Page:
Data from Down Under

An Australian study of 2,338 men examined the impact of sexual factors on the occurrence of prostate cancer before the age of 70. Like the Harvard research, the Australian investigation evaluated total ejaculations rather than sexual intercourse itself. Like the American men, the Australians who ejaculated most frequently enjoyed a reduced risk of prostate cancer. The effect was strongest for the frequency of ejaculations in young adulthood, even though prostate cancer was not diagnosed until many decades later. Even so, the apparent protection extended to all age groups. In all, men who averaged 4.6–7 ejaculations a week were 36% less likely to be diagnosed with prostate cancer before the age of 70 than men who ejaculated less than 2.3 times a week on average.


Other links

The Australian study did not measure testosterone levels, but the Harvard study did. It found that men who ejaculated frequently tended to have higher testosterone levels than those who ejaculated less often — yet these were the same men who had a reduced risk of prostate cancer. Therefore, if there is any adverse effect of male hormones, it is offset by some protective effects linked to frequent ejaculation. Further study is needed to investigate possible protective mechanisms; in theory, at least, emptying the prostate of potentially irritating or harmful substances might be one such mechanism.


The Harvard study did not evaluate the number of sexual partners reported by the volunteers, but the Australian study did. It found no association, but an earlier study of 1,456 men living in King County, Washington, did find a link. Men who had sex with 30 or more women over their lifetime were two to three times more likely to develop prostate cancer than men with only one partner. Thirty partners may sound like a lot, but boasting did not seem to boost a man's risk, since even a more modest exposure to two to four partners was associated with a 1.7-fold increase in subsequent prostate cancer.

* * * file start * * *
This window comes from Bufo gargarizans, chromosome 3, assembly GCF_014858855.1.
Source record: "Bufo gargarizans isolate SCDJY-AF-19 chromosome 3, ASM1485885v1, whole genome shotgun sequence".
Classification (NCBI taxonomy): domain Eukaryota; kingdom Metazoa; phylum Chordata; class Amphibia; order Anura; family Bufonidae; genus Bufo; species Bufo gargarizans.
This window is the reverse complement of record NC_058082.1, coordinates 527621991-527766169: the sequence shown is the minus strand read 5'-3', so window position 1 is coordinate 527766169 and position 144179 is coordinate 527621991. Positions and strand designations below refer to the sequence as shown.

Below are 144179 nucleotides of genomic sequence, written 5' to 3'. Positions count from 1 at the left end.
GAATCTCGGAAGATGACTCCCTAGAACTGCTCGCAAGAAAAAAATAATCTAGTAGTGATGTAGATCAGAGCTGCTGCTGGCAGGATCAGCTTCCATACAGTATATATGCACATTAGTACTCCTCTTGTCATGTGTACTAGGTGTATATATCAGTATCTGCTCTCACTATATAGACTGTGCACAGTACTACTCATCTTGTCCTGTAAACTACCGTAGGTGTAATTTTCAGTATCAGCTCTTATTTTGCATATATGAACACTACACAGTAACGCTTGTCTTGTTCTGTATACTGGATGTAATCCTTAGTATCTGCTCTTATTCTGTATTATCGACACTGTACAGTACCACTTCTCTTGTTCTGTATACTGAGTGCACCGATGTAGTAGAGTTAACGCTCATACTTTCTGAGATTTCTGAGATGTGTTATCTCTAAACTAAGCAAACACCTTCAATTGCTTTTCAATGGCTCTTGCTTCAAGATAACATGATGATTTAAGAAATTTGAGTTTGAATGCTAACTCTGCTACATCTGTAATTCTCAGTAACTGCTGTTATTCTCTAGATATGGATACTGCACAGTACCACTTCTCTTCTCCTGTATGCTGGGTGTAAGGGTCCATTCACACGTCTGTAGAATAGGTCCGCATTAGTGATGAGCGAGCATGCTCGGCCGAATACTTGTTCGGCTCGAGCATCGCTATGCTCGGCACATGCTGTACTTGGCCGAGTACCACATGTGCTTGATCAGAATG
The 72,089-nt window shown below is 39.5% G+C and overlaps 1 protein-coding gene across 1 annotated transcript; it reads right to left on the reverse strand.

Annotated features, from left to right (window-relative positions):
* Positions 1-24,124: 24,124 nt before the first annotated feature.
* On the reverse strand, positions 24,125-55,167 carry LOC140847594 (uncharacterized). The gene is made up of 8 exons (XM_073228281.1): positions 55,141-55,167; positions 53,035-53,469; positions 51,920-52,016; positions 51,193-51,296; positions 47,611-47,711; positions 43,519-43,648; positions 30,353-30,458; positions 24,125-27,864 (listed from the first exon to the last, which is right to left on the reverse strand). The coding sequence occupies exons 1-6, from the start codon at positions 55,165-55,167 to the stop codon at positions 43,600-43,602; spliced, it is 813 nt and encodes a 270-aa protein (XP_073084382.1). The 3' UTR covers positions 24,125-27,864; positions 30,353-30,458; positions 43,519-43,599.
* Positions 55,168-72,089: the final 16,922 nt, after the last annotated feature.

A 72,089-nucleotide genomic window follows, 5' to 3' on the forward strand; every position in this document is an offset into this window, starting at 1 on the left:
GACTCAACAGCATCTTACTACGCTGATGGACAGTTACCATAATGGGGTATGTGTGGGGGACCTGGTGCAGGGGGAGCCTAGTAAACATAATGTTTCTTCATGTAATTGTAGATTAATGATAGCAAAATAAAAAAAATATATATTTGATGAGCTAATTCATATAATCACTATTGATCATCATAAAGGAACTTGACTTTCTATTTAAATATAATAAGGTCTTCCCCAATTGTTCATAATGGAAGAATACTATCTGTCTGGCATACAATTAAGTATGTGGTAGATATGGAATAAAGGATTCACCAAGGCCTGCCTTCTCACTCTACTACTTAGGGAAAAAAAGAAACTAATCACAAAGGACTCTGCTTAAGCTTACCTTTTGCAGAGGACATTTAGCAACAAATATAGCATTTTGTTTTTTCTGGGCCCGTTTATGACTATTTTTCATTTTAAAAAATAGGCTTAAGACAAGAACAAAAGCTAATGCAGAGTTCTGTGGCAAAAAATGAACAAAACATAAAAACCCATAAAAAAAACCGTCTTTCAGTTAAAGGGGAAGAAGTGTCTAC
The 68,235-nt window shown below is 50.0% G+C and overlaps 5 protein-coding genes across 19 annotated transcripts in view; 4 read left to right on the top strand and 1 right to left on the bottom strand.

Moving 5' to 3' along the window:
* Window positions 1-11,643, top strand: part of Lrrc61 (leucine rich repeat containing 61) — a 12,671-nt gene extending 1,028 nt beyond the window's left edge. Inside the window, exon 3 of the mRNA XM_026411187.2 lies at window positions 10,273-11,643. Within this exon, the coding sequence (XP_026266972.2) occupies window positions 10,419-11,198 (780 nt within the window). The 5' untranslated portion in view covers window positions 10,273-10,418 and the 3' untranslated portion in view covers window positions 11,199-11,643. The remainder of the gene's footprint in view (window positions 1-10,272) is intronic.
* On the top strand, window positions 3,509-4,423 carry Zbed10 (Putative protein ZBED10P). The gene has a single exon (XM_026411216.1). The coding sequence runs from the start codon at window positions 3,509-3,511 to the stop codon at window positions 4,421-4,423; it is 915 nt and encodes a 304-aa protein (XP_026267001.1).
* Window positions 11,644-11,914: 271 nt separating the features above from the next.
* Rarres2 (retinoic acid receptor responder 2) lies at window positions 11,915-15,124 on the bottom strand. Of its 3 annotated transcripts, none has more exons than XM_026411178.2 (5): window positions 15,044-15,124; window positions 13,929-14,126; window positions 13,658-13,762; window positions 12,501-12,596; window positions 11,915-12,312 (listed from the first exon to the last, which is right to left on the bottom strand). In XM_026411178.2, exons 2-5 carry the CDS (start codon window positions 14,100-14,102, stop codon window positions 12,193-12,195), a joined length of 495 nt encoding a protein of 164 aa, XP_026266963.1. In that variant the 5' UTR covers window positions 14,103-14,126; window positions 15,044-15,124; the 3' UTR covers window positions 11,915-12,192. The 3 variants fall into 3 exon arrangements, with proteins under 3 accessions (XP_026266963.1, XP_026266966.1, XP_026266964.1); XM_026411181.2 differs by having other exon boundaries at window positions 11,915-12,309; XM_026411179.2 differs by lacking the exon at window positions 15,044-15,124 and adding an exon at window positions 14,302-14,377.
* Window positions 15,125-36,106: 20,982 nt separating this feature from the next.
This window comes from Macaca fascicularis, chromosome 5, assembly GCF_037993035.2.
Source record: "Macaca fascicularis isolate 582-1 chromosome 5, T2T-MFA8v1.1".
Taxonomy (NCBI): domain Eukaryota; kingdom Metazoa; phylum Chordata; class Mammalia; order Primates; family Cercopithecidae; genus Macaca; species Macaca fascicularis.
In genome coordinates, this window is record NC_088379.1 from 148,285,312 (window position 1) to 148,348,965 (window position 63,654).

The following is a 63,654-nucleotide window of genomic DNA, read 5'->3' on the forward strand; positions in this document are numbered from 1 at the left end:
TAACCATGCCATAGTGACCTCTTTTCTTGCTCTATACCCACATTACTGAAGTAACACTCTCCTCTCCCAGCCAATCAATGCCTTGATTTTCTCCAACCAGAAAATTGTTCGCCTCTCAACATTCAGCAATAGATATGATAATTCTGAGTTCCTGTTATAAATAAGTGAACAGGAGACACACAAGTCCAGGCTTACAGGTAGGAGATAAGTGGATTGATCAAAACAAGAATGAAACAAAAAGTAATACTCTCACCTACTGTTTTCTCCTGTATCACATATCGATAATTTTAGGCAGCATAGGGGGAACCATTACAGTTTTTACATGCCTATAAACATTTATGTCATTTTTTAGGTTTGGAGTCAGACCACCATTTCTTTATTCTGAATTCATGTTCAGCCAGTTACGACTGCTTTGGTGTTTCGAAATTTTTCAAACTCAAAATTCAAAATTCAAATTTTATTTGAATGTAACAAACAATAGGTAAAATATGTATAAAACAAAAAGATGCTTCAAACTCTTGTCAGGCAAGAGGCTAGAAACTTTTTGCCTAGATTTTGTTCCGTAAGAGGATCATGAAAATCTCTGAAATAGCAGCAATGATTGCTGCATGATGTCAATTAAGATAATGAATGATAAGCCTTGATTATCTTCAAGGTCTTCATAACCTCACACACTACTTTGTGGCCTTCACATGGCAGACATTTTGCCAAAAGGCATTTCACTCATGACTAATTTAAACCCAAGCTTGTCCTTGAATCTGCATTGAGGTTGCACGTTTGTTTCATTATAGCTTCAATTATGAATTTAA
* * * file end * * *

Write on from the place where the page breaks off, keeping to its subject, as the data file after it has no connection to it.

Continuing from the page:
The Harvard study did not report an effect of marital status, but the Australian research suggested that men who had never married may be at lower risk of prostate cancer than men who were married, divorced, or widowed. However, an American study of 146,979 men found that among men with diagnosed prostate cancer, those who were married had a better outcome than those who were divorced, widowed, or single. The researchers at the University of Miami who performed the study did not determine if sexual activity was involved in apparent protection, but since the subjects were elderly men with prostate cancer, it's unlikely.


A piece of the puzzle

Prostate cancer is a puzzling disease, and its causes remain elusive despite intensive study. Doctors don't know whether or not early diagnosis with PSA screening is beneficial. And al-though many methods of treatment are helpful, it's not yet clear which is best.


The studies from the United States and Australia do little to answer these critical questions — but they do open a new avenue for research. Since both report that a high frequency of ejaculation early in adulthood has the greatest impact on the risk of prostate cancer decades later, they call attention to the role of events early in life, when the prostate is developing and maturing. There is certainly precedent for a long lag between cause and effect. For example, childhood sunburn is a major risk factor for malignant melanomas in adulthood, and prenatal factors that influence birth weight appear to influence the lifetime risk for hypertension and heart disease.


In 1807 William Wordsworth wrote, "The child is father of the man." With respect to prostate cancer, though, sexual activity in adolescence may be a predictor of risk in adulthood.